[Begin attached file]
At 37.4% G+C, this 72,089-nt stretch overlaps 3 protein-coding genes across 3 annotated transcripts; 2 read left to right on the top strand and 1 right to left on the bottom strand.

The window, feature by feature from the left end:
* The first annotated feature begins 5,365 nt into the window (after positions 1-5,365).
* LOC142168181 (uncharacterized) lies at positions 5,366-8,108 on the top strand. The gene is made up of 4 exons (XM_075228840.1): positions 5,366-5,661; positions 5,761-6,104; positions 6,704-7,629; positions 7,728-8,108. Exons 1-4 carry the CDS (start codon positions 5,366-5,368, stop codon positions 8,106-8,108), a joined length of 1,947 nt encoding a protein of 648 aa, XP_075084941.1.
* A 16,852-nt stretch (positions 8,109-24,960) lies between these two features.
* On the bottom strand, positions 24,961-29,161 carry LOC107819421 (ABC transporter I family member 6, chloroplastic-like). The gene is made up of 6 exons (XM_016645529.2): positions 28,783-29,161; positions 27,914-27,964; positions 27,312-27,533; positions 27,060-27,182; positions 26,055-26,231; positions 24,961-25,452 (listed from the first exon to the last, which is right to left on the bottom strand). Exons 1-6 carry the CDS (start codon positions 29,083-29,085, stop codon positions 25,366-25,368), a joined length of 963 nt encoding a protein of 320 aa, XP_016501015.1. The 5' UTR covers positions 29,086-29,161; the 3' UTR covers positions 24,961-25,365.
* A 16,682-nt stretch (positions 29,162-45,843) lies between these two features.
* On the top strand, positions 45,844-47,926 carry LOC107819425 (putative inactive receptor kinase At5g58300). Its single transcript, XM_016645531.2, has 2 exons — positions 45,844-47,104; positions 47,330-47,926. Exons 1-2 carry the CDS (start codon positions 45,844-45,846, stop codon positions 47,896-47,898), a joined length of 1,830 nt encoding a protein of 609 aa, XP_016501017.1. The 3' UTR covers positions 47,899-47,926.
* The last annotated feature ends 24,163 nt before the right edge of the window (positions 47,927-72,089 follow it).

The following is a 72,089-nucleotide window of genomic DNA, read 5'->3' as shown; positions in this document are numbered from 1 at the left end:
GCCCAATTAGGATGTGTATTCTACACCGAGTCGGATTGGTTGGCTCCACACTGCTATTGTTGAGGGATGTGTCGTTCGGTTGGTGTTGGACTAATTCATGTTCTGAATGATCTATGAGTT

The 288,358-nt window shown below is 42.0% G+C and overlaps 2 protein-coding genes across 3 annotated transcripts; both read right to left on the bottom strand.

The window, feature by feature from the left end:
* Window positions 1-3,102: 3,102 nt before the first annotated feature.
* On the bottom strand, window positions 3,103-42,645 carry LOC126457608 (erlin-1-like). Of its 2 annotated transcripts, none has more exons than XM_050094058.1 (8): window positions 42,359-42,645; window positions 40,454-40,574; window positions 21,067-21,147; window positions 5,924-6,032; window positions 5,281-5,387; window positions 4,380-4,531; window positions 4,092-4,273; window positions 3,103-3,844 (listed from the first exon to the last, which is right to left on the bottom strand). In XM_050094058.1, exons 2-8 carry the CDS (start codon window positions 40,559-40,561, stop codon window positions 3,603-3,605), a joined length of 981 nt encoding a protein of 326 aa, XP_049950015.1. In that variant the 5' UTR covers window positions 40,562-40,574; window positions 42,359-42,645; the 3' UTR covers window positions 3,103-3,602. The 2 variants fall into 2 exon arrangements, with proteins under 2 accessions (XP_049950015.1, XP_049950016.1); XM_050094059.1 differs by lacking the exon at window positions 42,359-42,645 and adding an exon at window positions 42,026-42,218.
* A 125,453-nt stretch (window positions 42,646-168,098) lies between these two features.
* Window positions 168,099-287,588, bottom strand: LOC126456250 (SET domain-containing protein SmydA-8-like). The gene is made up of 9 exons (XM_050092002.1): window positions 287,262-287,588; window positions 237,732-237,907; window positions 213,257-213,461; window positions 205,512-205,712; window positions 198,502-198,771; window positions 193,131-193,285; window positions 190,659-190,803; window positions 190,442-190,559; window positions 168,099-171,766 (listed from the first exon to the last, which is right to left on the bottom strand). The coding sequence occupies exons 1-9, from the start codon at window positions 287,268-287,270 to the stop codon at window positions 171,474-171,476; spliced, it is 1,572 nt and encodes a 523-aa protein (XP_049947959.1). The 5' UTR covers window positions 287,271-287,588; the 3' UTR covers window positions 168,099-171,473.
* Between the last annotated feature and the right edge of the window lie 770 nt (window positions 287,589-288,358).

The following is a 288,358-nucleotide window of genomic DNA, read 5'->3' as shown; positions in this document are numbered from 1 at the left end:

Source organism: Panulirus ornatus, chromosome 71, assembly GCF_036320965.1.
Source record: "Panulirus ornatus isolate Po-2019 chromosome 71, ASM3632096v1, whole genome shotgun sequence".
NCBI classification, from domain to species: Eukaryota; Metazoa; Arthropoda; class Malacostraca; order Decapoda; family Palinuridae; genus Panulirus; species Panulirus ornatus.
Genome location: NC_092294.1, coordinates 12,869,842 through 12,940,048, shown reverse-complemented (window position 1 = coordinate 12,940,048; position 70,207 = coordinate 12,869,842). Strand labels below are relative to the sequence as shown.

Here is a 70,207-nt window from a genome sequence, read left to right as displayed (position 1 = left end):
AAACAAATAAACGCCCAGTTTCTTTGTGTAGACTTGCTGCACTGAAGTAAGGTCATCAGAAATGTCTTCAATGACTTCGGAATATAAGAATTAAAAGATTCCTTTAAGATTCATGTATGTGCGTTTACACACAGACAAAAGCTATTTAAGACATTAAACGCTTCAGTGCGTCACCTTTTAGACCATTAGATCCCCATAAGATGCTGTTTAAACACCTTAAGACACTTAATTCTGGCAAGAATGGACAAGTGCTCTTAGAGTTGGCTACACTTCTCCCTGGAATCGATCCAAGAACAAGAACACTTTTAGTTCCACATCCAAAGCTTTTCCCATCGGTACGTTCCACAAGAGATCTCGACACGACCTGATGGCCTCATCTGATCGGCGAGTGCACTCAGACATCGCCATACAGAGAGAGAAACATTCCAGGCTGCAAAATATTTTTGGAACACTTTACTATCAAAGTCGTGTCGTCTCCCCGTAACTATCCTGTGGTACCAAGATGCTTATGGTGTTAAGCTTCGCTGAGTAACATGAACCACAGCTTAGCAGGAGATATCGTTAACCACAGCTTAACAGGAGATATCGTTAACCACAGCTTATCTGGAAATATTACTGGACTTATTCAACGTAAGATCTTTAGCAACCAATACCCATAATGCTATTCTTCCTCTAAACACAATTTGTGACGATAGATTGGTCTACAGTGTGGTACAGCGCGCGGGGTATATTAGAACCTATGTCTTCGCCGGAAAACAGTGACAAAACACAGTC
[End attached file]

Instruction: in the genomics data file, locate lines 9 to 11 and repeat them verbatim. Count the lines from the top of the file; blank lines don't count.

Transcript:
* The last annotated feature ends 24,163 nt before the right edge of the window (positions 47,927-72,089 follow it).

The following is a 72,089-nucleotide window of genomic DNA, read 5'->3' as shown; positions in this document are numbered from 1 at the left end:
GCCCAATTAGGATGTGTATTCTACACCGAGTCGGATTGGTTGGCTCCACACTGCTATTGTTGAGGGATGTGTCGTTCGGTTGGTGTTGGACTAATTCATGTTCTGAATGATCTATGAGTT